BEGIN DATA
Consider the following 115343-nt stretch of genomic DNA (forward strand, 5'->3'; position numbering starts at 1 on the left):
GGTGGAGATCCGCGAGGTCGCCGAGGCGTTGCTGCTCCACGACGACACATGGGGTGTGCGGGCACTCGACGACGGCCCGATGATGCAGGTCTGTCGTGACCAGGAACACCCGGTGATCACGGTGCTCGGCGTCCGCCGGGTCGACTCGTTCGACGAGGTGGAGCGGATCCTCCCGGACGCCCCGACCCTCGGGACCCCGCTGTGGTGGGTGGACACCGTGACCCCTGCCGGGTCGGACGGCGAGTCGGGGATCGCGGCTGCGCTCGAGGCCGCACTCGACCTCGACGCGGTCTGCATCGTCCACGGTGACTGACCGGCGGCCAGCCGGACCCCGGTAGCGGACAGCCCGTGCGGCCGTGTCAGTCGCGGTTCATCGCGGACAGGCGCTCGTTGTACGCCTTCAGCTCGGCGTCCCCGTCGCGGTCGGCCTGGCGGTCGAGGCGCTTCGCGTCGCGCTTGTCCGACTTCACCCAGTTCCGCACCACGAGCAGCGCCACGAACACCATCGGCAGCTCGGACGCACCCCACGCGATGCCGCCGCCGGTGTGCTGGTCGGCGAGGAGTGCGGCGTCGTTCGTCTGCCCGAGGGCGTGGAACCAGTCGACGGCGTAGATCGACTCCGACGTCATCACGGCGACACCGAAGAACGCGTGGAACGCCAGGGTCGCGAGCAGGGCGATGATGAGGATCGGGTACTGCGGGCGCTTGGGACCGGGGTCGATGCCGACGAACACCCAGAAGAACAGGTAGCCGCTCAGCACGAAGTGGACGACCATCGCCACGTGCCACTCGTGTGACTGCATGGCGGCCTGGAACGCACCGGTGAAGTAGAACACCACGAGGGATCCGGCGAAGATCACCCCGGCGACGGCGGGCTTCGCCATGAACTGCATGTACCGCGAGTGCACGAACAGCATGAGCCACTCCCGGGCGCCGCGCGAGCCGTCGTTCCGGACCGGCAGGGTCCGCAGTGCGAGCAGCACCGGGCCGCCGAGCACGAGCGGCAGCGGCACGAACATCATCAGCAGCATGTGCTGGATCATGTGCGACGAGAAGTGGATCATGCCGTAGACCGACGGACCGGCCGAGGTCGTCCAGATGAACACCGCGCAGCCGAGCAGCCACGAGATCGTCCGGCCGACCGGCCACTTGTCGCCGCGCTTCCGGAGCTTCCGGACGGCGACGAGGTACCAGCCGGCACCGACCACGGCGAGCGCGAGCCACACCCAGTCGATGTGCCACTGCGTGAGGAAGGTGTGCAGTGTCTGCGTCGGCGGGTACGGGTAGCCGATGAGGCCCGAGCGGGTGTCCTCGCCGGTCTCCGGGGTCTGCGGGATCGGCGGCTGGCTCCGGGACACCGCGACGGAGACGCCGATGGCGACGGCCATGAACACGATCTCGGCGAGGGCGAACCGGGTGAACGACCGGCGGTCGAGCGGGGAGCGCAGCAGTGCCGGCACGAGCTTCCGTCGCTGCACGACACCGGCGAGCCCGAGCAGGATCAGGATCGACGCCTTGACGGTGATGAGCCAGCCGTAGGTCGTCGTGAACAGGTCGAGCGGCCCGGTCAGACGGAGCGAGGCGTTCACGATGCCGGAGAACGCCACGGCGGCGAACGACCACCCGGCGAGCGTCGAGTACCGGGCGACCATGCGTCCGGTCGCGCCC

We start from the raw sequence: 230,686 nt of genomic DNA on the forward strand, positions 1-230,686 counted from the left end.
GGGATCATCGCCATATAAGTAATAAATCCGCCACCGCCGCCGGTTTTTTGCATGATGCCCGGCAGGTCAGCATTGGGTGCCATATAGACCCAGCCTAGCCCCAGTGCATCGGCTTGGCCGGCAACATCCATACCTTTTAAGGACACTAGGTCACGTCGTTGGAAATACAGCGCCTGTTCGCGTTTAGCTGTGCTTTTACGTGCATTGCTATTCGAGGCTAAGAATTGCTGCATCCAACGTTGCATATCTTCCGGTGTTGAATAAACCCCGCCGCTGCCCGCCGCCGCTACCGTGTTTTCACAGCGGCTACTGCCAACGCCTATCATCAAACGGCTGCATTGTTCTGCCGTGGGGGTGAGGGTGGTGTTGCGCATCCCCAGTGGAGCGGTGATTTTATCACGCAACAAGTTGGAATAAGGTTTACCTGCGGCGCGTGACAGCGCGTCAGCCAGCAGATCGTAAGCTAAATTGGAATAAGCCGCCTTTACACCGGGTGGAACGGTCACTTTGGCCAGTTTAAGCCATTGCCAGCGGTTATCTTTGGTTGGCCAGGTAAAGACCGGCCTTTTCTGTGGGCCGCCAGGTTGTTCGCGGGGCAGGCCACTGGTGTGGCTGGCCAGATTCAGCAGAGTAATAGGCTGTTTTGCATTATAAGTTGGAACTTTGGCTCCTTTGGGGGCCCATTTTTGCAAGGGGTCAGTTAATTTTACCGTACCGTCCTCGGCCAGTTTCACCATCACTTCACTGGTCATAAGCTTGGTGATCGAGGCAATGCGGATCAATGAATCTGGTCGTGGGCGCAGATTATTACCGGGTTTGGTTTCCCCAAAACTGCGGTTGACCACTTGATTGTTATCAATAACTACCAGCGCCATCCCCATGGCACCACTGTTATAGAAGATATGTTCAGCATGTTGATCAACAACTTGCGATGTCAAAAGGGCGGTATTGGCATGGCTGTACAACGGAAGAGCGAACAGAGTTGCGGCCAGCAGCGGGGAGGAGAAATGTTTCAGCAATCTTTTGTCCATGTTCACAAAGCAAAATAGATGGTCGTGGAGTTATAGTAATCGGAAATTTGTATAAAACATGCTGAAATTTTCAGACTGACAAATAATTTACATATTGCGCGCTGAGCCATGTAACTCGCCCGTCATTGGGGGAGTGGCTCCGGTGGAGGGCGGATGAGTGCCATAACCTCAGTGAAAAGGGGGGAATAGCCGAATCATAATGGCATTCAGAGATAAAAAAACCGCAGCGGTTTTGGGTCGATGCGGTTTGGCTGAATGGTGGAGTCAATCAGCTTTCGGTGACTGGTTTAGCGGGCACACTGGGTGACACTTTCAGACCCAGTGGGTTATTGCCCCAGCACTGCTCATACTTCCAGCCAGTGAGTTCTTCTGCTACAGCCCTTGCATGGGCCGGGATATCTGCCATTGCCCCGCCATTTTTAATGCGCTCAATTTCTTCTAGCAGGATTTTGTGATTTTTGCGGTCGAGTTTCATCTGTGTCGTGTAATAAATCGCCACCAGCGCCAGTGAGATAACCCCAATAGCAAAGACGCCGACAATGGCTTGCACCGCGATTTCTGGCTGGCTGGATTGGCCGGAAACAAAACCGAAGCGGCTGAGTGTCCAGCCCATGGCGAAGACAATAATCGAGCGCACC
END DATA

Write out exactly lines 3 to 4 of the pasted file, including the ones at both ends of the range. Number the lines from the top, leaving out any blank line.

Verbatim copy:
We start from the raw sequence: 230,686 nt of genomic DNA on the forward strand, positions 1-230,686 counted from the left end.
GGGATCATCGCCATATAAGTAATAAATCCGCCACCGCCGCCGGTTTTTTGCATGATGCCCGGCAGGTCAGCATTGGGTGCCATATAGACCCAGCCTAGCCCCAGTGCATCGGCTTGGCCGGCAACATCCATACCTTTTAAGGACACTAGGTCACGTCGTTGGAAATACAGCGCCTGTTCGCGTTTAGCTGTGCTTTTACGTGCATTGCTATTCGAGGCTAAGAATTGCTGCATCCAACGTTGCATATCTTCCGGTGTTGAATAAACCCCGCCGCTGCCCGCCGCCGCTACCGTGTTTTCACAGCGGCTACTGCCAACGCCTATCATCAAACGGCTGCATTGTTCTGCCGTGGGGGTGAGGGTGGTGTTGCGCATCCCCAGTGGAGCGGTGATTTTATCACGCAACAAGTTGGAATAAGGTTTACCTGCGGCGCGTGACAGCGCGTCAGCCAGCAGATCGTAAGCTAAATTGGAATAAGCCGCCTTTACACCGGGTGGAACGGTCACTTTGGCCAGTTTAAGCCATTGCCAGCGGTTATCTTTGGTTGGCCAGGTAAAGACCGGCCTTTTCTGTGGGCCGCCAGGTTGTTCGCGGGGCAGGCCACTGGTGTGGCTGGCCAGATTCAGCAGAGTAATAGGCTGTTTTGCATTATAAGTTGGAACTTTGGCTCCTTTGGGGGCCCATTTTTGCAAGGGGTCAGTTAATTTTACCGTACCGTCCTCGGCCAGTTTCACCATCACTTCACTGGTCATAAGCTTGGTGATCGAGGCAATGCGGATCAATGAATCTGGTCGTGGGCGCAGATTATTACCGGGTTTGGTTTCCCCAAAACTGCGGTTGACCACTTGATTGTTATCAATAACTACCAGCGCCATCCCCATGGCACCACTGTTATAGAAGATATGTTCAGCATGTTGATCAACAACTTGCGATGTCAAAAGGGCGGTATTGGCATGGCTGTACAACGGAAGAGCGAACAGAGTTGCGGCCAGCAGCGGGGAGGAGAAATGTTTCAGCAATCTTTTGTCCATGTTCACAAAGCAAAATAGATGGTCGTGGAGTTATAGTAATCGGAAATTTGTATAAAACATGCTGAAATTTTCAGACTGACAAATAATTTACATATTGCGCGCTGAGCCATGTAACTCGCCCGTCATTGGGGGAGTGGCTCCGGTGGAGGGCGGATGAGTGCCATAACCTCAGTGAAAAGGGGGGAATAGCCGAATCATAATGGCATTCAGAGATAAAAAAACCGCAGCGGTTTTGGGTCGATGCGGTTTGGCTGAATGGTGGAGTCAATCAGCTTTCGGTGACTGGTTTAGCGGGCACACTGGGTGACACTTTCAGACCCAGTGGGTTATTGCCCCAGCACTGCTCATACTTCCAGCCAGTGAGTTCTTCTGCTACAGCCCTTGCATGGGCCGGGATATCTGCCATTGCCCCGCCATTTTTAATGCGCTCAATTTCTTCTAGCAGGATTTTGTGATTTTTGCGGTCGAGTTTCATCTGTGTCGTGTAATAAATCGCCACCAGCGCCAGTGAGATAACCCCAATAGCAAAGACGCCGACAATGGCTTGCACCGCGATTTCTGGCTGGCTGGATTGGCCGGAAACAAAACCGAAGCGGCTGAGTGTCCAGCCCATGGCGAAGACAATAATCGAGCGCACC